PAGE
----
Computer models mimic shipboard antenna performance
An engineer clicks and rolls a computer mouse on its pad, and a web of gray cylinders, knitted together to resemble the image of a warship, twists and rolls on the computer monitor in response.
From above and behind the ship, the view zooms downward to a mast on the superstructure. The engineer plucks a short wire from one spot on the mast and with another click, edits its location. Presto - a new direction-finding antenna design has just found a new test site.
Thirty years ago, a designer at Southwest Research Institute's (SwRI) Signal Exploitation and Geolocation Division hauled full-scale prototype antennas to a test facility located on the Institute's land-locked campus in South Texas. The division had built a full-scale mock-up of a U.S. Navy FRAM destroyer superstructure using an array of metal plates, pipes, and pylons. On its towers, engineers bolted their antenna prototypes - first at one location and then another, all the while measuring and comparing signal responses to determine the optimum installation on a real ship.
That destroyer mock-up long ago sailed off to the scrap heap as SwRI designers opted for a more practical, less expensive system. In its place has arisen the practice of reduced-scale modeling which, though less bulky and expensive, still requires many experimental configurations during the antenna-location optimization process. The sheer number of variables that can affect signal behavior necessitated the use of rules of thumb and experimentation.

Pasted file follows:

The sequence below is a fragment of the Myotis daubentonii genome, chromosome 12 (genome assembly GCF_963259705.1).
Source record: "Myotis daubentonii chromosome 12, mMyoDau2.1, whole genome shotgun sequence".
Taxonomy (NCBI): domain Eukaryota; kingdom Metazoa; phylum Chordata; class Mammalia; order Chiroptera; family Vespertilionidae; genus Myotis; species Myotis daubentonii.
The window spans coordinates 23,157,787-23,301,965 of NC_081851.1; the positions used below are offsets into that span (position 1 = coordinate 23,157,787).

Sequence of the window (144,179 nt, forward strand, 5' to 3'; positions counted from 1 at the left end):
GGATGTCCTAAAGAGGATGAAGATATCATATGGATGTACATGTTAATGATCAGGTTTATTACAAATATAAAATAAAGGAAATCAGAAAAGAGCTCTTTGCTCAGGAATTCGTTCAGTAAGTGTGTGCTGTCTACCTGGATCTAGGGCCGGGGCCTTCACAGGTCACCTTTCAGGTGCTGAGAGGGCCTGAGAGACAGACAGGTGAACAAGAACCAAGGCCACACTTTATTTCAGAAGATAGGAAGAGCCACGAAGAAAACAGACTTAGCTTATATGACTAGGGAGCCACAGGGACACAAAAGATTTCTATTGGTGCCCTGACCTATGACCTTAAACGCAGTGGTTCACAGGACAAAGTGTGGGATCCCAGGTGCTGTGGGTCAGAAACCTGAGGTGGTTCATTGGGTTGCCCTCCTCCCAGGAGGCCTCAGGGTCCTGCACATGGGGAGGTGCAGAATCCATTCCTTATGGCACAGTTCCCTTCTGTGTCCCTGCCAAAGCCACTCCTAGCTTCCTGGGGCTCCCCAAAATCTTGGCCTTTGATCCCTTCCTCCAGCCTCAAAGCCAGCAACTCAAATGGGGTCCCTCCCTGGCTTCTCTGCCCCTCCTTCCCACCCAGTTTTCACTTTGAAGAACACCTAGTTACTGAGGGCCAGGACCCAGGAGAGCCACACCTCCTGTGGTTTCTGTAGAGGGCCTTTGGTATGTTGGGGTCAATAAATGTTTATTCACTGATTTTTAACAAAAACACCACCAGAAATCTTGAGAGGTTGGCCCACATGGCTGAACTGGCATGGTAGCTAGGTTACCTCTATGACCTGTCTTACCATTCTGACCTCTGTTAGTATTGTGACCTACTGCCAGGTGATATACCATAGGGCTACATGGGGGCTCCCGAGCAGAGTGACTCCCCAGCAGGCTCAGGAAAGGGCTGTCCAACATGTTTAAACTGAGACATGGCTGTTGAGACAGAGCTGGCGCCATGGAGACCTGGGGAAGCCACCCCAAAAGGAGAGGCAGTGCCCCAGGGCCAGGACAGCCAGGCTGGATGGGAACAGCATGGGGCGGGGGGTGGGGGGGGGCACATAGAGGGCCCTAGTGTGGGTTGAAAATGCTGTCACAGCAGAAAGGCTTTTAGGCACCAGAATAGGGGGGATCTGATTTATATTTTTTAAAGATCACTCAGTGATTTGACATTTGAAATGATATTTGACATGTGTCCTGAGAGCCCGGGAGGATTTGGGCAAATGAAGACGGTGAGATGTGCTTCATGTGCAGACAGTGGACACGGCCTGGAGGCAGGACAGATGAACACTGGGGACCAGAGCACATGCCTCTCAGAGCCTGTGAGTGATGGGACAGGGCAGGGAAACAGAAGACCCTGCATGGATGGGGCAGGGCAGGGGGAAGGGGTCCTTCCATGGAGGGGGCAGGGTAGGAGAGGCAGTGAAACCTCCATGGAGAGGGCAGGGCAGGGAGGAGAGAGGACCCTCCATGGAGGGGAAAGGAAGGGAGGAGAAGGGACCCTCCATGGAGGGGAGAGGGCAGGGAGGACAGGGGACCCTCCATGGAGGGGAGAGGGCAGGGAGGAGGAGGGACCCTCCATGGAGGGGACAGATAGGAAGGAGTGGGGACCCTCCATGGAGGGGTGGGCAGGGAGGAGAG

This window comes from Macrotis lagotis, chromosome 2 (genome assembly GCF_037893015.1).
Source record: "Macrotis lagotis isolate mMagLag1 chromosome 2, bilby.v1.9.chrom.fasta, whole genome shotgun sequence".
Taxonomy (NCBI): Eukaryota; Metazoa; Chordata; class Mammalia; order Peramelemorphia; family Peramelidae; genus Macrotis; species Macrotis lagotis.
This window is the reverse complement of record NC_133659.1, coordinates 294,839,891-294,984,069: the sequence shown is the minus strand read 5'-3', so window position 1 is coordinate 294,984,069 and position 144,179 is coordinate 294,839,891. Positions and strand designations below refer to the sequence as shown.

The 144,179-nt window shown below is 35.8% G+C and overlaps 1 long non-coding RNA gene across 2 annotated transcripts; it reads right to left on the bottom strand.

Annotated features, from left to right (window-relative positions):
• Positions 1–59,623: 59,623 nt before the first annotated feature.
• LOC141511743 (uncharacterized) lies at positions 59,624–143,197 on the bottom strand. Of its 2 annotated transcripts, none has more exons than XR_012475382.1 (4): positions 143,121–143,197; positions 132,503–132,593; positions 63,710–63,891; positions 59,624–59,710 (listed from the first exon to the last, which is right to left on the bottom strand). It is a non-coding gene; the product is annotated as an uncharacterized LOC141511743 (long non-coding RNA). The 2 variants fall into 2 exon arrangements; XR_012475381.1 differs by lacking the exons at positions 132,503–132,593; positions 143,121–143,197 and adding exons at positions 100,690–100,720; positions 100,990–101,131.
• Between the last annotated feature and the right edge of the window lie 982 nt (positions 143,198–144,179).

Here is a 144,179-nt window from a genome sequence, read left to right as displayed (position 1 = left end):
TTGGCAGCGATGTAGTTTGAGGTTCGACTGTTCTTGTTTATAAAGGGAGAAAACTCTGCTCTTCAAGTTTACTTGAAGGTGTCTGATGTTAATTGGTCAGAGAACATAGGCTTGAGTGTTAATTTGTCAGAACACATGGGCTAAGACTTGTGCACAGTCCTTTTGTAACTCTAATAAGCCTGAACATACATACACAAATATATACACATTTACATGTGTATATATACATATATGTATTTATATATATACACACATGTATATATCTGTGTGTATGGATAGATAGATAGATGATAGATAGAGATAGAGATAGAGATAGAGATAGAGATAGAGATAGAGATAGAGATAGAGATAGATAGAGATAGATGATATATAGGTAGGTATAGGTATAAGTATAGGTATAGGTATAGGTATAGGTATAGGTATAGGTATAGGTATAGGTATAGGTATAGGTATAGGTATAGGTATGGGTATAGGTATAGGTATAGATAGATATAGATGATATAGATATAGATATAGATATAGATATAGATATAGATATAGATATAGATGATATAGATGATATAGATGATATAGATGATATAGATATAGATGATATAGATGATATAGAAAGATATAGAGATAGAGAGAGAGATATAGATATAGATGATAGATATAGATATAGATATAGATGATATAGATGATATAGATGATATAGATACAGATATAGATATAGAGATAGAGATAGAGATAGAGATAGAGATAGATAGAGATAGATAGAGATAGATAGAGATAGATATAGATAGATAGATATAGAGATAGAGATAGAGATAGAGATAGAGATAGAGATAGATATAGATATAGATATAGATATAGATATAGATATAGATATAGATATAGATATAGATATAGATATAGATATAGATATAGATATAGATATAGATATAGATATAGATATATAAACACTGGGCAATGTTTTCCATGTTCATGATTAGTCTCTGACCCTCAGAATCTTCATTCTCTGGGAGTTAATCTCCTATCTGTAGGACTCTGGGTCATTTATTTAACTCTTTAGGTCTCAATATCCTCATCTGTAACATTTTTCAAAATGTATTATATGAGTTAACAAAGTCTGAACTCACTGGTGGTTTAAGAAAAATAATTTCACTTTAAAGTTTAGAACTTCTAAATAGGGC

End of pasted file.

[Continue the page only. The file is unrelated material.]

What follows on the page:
Now, computer-based numerical modeling offers a promise of superior technology and provides significant improvement in the ability to accurately predict prototype performance. It also dramatically reduces the requirement for experimental testing. Computational modeling, in effect, has put the old full-scale model on a desktop.
New tool aids long-standing DF program
The transformation has been relatively swift at SwRI's Signal Exploitation and Geolocation Division. Two years ago an internal research project was begun, focusing on the application of computational modeling to electromagnetic behavior as it relates to the calibration of high-frequency shipboard direction finding (DF) antennas.
DF technology is an internationally recognized Institute strength and one of SwRI's longest-lived research programs. Since the 1950s, SwRI has designed, manufactured, installed, and maintained shipborne DF systems for navies of the United States as well as several of its allies. However, regardless of the changing methodologies of design and development, the final measure of success for a new antenna array, whether past or present, is in its actual shipboard performance.